In the house where I grew up, there was a photograph which occasionally used to come in sight, installing itself at a spot in the house and then disappearing, and which, I think, has been imprinted on the minds of everyone in the household. Its edges were burnt. Up until this age, I have believed my father had rushed into that fire and saved that photograph. The fact that I don’t remember anyone telling me such a story seems to explain how I, myself, had ascribed this story to that photograph (or to the love between my father and my mother) and made myself believe it. To my surprise, the photograph was inflamed only at its edges within a suitcase, but somehow did not or could not get burned up. In time, the story of that photograph turned from the heroic romance of my father into the fascination of my mother’s photograph which had persevered against getting ruined and that fascination has, in these days, dragged me to trying to figure out the significance of two-person memory photographs for us, through love stories, lived or unlived, abortive or finished. For me, the most convenient way to try to figure it out was to darken the doors of some of my acquaintances, ask them about it and, of course, take photographs of their relationships with similar ones of theirs. On this journey, each love was another photograph and each photograph was another love. Thence, this series of photography could never come to an end and could never find a common answer to this question. It could only bear witness to the synergy of love and photography in the year 2010, in 14 distinct homes and for 14 distinct individuals.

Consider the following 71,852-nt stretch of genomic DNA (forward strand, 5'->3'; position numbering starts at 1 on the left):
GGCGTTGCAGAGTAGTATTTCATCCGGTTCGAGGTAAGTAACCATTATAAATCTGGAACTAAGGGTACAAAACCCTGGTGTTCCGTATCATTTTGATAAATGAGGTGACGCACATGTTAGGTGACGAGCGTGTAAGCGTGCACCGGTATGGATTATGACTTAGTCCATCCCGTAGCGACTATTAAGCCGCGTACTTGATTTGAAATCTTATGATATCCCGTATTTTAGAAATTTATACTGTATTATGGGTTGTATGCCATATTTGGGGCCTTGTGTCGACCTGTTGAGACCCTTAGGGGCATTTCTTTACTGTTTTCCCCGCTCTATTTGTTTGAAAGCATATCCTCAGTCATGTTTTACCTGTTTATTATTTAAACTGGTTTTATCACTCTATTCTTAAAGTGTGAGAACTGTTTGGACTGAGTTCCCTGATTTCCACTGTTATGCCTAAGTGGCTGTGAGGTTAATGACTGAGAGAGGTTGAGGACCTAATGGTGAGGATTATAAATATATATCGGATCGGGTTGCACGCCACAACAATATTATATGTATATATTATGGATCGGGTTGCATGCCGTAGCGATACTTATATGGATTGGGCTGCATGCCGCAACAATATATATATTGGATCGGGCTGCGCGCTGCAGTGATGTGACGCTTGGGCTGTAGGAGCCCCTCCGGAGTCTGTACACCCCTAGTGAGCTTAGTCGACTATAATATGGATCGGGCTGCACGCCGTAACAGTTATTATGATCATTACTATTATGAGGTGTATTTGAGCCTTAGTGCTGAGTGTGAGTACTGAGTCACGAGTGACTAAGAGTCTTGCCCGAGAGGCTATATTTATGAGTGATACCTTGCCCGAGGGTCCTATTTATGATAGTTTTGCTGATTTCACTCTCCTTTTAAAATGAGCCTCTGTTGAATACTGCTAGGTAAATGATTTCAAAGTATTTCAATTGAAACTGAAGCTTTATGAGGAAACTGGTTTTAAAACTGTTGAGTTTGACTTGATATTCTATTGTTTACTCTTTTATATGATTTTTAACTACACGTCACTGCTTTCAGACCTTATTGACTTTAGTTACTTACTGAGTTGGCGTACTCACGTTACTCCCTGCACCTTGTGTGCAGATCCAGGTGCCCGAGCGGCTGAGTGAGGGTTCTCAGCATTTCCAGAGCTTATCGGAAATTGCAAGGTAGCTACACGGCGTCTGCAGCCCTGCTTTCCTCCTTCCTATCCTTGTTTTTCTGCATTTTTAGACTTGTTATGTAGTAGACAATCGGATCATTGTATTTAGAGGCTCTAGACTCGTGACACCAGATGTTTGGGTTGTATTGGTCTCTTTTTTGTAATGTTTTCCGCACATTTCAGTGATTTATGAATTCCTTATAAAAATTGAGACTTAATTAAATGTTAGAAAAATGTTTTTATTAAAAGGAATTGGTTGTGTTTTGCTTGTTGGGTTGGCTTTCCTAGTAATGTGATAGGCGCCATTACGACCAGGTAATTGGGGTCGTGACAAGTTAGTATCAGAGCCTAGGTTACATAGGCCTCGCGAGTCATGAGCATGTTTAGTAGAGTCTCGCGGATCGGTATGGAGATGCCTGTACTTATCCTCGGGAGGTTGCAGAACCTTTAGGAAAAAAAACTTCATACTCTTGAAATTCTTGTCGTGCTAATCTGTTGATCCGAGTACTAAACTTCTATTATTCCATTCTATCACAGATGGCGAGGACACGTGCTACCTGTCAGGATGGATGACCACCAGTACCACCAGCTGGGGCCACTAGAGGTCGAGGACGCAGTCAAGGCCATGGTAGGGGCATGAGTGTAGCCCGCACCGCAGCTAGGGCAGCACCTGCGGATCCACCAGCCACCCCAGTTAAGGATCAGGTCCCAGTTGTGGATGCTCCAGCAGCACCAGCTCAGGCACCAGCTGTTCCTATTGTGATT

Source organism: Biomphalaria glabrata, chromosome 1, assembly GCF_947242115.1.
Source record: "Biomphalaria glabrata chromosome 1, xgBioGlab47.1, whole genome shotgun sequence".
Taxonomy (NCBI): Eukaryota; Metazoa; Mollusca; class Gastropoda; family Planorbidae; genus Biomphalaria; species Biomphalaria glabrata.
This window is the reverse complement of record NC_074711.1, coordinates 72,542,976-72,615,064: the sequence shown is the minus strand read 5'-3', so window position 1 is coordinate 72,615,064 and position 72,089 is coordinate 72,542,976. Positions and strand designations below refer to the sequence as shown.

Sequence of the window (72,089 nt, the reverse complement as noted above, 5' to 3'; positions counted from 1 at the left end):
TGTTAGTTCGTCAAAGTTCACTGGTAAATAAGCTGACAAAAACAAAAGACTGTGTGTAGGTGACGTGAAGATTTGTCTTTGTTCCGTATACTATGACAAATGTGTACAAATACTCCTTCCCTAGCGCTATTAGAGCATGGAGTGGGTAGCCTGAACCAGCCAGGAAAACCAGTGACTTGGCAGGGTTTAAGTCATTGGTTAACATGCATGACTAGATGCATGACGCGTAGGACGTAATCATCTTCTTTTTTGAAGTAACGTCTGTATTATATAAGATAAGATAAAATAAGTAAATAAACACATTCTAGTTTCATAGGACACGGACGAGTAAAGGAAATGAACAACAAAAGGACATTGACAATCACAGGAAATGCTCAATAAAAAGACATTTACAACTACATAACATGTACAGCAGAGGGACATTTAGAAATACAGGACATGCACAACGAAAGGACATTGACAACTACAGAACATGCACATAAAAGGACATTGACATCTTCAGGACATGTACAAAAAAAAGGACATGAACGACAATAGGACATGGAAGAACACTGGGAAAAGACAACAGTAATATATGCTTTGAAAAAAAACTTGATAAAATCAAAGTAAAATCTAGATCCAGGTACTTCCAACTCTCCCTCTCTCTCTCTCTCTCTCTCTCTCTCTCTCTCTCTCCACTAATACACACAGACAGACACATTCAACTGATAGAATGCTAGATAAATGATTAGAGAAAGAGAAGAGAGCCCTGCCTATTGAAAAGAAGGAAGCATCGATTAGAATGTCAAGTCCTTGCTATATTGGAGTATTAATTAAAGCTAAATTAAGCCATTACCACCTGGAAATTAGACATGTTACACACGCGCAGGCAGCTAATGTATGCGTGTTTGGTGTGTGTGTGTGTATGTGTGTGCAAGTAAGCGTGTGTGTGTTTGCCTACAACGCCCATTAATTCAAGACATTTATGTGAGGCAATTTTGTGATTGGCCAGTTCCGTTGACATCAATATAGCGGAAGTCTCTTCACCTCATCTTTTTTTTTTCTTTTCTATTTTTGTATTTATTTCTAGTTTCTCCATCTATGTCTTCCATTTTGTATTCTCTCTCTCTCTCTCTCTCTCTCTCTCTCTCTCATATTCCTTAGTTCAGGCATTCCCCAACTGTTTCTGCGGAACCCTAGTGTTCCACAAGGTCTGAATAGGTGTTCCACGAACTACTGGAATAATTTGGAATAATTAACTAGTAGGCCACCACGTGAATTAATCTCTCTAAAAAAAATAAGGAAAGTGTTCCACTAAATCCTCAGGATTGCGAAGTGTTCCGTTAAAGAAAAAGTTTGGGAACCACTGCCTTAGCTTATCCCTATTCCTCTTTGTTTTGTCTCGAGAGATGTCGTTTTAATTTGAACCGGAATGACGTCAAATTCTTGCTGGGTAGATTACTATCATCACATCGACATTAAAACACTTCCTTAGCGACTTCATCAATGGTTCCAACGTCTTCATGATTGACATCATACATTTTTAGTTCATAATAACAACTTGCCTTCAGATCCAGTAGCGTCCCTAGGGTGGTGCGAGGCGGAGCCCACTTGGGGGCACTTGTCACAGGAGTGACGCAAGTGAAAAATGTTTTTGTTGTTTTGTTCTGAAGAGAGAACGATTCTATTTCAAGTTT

Cemre Yesil / May 2012